The very high tide meant that most of the structure was submerged, and the presence of boats and the river and West Lynn Church on the far bank also contributed to a great set of pictures…

A brilliant piece of photobombing by the flying gull!
A brilliant piece of photobombing by the flying gull!
Multiple species of bird coexisting peacefully.
Multiple species of bird coexisting peacefully.
The platform and a boat.
The platform and a boat.


The church contributing to the scene.
The church contributing to the scene.

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Two cormorants took wing in my direction.
Two cormorants took wing in my direction.

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Not all of the boats i saw on the river were there for leisure purposes – there was also a…


Four pics showing the boat and website details…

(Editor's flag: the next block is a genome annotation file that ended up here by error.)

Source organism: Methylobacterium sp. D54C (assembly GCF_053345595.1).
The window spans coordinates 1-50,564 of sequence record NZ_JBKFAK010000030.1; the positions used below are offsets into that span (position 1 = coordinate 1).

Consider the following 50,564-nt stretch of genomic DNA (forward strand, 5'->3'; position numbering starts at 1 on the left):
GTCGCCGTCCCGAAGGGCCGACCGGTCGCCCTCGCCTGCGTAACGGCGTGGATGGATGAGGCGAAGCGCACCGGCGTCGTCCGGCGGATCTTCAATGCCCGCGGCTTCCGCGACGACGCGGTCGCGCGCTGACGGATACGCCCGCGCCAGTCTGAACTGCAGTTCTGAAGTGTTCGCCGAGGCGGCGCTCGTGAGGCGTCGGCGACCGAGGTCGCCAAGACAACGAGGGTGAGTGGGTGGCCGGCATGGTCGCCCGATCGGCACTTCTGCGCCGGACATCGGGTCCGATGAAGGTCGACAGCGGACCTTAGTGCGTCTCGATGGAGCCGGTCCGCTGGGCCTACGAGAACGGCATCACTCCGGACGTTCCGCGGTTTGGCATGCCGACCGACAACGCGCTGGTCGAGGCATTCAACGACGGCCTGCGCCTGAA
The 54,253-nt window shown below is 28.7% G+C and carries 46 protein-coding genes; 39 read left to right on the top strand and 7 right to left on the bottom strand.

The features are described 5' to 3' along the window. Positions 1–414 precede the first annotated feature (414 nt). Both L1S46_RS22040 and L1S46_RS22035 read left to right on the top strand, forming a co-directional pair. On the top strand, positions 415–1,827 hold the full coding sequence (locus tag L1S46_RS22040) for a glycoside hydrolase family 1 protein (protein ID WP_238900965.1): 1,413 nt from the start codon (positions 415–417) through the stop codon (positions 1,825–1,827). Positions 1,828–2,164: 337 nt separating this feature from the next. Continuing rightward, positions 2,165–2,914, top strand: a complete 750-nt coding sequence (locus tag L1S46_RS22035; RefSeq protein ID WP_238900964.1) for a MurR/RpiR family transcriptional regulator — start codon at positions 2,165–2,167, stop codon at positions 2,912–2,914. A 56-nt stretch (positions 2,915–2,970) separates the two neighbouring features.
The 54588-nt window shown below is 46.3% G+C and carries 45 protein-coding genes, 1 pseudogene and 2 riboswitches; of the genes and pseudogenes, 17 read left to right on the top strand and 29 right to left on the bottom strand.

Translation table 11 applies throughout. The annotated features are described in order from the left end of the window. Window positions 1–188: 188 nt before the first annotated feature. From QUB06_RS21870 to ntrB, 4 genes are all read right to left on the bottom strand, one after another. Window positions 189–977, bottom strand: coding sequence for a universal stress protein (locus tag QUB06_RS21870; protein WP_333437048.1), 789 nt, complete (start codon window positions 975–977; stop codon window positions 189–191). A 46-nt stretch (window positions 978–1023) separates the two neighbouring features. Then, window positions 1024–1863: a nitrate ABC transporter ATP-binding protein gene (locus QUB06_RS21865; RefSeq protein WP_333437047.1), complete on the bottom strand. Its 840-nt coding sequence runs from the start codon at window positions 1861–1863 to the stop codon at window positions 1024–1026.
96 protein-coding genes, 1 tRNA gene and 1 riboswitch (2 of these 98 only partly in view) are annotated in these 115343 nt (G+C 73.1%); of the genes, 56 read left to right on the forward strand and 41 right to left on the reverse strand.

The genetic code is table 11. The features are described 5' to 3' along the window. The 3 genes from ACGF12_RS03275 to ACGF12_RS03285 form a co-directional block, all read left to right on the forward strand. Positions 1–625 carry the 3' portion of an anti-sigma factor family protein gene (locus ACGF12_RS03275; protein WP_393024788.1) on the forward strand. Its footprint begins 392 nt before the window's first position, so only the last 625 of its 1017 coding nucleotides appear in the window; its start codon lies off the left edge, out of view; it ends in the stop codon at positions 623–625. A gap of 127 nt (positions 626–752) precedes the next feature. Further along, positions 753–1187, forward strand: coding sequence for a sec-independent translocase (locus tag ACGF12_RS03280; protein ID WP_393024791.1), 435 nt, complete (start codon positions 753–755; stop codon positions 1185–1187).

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From here all that was left was…


The pictures I took in these final few minutes are very varied…

One last boat pic.
One last boat pic.
The Custom House.
The Custom House.
Looking north from the Lower Purfleet.
Looking north from the Lower Purfleet.
An adult moorhen in the Upper Purfleet
An adult moorhen in the Upper Purfleet
The smallest baby moorhen I have ever seen.
The smallest baby moorhen I have ever seen.

We have reached the end of my walk, but I do hope some of you stay for the…


I have a shed load of important links to share, starting with some on…


My first link comes courtesy of Huffington Post and features Richard Dawkins giving Idaho huntress Sabrina Corgatelli the full treatment.

My next three links are part of a developing story involving airlines stopping the idiots from getting their “trophies” home…

  1. First to step up to the plate by refusing to carry such items were Delta.
  2. Who have already been joined by American Airlines and United.
  3. On change.org a petition is taking off to get South African Airways to impose a like ban.